Restore, Repair, Renew

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$40 Million Restore, Repair Renew Low-Interest Loan Program Administered for City by Nonprofit Clarifi Allows Homeowners to Make Repairs in Hard Economic Times
PHILADELPHIA, PA (Sept. 17, 2020)Considering the economic pressures people are facing during the COVID-19 pandemic and the current recession,they may be reluctant to spend money on a major home repair, even though it may be critical to their health, safety and long-term financial goals. Delaying work on a roof or plumbing system could jeopardize a family’s most important investment a ta time when our homes are more central to our lives than ever before. An innovative City of Philadelphia-sponsored programthe Restore, Repair, Renew Loan Programmakes these repairs feasible and helps people stay in their homes and their neighborhoods.
Under Restore, Repair, Renew (RRR), the City of Philadelphia and the Philadelphia Redevelopment Authority are facilitating home improvement loans through private lenders. The loans are available at below-market interest rates. The City has allocated $40 million toward the program. Participating lenders are offering 10-year, 3 percent fixed-rate interest loans from $2,500 to $24,999 for eligible homeowners. The average RRR loan amount is $19,555.Clarifi, a 50-year-old financial literacy nonprofit,is an administrator of the program. Its counselors and their teams guide homeowners throughout the process, helping them determine their eligibility for the program, identifying the necessary repairs, referring them to participating lenders, and if needed, providing them with the names of potential contractors. Eligible homeowners who have owned their homes for at least six months can use the loans to invest in a range of repairs that address health, safety, weatherization,accessibility and modernization.Dramatically improving the health of a home also connects to issues of equity,as Philadelphia neighborhoods face rapidly rising property values due to gentrification.
“The goal of the RRR program is to help Philadelphians improve their homes and strengthen their communities,” said Jill Roberts, director of the Healthy Rowhouse Project and manager of RRR for Clarifi.“We’ve already assisted hundreds of homeowners through RRR. We are proud to enhance their lives by preserving affordable housing and creating opportunities for more diverse, vibrant neighborhoods.That is what long-term prosperity and equity are really about.”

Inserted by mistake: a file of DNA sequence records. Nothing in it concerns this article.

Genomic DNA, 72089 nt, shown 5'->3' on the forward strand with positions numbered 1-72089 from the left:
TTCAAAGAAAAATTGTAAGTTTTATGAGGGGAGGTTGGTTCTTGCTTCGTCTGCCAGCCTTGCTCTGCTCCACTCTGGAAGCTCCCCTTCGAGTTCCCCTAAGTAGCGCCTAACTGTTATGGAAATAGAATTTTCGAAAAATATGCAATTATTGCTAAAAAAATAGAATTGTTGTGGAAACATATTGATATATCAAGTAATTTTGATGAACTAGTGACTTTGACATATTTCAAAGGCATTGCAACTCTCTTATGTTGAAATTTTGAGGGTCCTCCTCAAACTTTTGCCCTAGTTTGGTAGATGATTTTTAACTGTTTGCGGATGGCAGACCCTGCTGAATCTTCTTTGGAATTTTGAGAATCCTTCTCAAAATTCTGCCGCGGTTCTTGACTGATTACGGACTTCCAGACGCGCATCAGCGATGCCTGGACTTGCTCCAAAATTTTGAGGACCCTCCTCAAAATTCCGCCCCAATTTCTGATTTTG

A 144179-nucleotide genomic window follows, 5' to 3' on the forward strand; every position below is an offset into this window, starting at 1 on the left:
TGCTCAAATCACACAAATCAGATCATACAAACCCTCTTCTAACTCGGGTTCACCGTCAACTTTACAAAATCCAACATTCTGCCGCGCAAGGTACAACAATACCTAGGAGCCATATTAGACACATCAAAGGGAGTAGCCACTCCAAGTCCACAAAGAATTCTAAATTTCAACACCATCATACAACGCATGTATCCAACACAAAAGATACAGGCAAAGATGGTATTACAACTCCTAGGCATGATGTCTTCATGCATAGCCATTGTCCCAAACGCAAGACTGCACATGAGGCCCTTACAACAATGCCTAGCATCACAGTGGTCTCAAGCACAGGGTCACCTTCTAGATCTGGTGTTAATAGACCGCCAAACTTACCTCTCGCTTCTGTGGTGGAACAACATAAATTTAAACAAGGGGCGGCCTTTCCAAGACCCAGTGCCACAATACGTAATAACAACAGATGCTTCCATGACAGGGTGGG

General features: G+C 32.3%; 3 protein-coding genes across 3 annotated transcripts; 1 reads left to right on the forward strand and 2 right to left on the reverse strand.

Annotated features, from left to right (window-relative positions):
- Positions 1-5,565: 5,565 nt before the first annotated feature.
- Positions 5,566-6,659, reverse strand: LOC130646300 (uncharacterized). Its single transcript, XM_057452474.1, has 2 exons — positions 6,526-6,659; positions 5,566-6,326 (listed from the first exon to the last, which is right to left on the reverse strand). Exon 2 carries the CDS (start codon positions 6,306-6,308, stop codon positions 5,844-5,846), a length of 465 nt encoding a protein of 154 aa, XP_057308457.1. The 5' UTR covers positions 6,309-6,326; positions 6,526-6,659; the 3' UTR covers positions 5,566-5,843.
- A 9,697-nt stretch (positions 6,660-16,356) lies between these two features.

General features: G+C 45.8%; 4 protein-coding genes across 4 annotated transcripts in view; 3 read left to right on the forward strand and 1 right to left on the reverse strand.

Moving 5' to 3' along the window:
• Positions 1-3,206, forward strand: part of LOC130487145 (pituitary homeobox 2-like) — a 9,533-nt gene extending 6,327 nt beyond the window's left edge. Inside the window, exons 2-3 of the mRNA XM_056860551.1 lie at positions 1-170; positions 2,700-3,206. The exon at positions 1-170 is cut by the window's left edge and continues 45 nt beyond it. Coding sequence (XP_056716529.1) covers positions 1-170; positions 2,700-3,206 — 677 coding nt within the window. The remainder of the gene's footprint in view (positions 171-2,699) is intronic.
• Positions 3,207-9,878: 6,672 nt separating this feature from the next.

The program holds even greater importance as Philadelphia’s communities of color continue to be disproportionately impacted by the COVID-19 pandemic because of systemic inequities in both health care and financial resources. This also includes the racial wealth gap, but homeownership can be a critical step toward breaking this cycle. According to Census data from 2018, Black homeownership in Philadelphia is only at 48 percent, while white homeownership is at 76 percent. Though this gap is smaller compared to other U.S. cities, RRR is helping Black and Brown families accumulate wealth and protect their greatest asset for generations to come.
“The Restore, Repair, Renew Program reverses the damage that the Great Recession had on home improvement lending. Credit dried up for working class and Black and Brown citizens who were being declined,” said City Council President Darrell Clarke, who spearheaded RRR’s creation. “The City has stepped in to fill this gap in our credit markets so homeowners can invest in the most important wealth building tool in America, their homes.”Not only are homeowners protecting their biggest asset in terms of equity, they are also protecting their other biggest asset their health.There are numerous benefits to improving home health for adults and children, especially when considering the racial disparities in health care quality and coverage that have been further exacerbated by the pandemic. Being able to make needed home repairs can lower health care costs,lead to fewer emergency room visits,reduce work and school absences and further protect our city’s most vulnerable populations, such as children and the elderly and in communities of color.
Between 2015 and 2017, almost 75 percent of low-or moderate-income Philadelphia homeowners were denied home-improvement loans, according to a study by the Federal Reserve Bank. RRR bolsters neighborhoods that have been struggling with disinvestment and displacement caused by gentrification by helping low-and middle-income homeowners get relatively small loans that banks are often not interested in processing, particularly to people with lower credit scores.
District Nine Councilwoman Cherelle Parker also led the program’s establishment. “Working-class homeowners are too often overlooked when seeking to repair and renovate their homes,” she said. “City government has a responsibility to invest in these neighborhoods,as other areas of Philadelphia experience continued growth.”
Philadelphia residents in need of repairs and renovations to their primary residence could be eligible for the program if they have a credit score above 580and have no outstanding municipal liens on the property,unless they are in a repayment plan with the City of Philadelphia.Applicants cannot exceed 120 percent of Area Median Income, which is $81,150 for a single person, $92,750 for a two-person household and $104,880 for a four-person household. To determine if you are eligible, call 215-866-5200 or submit an RRR form at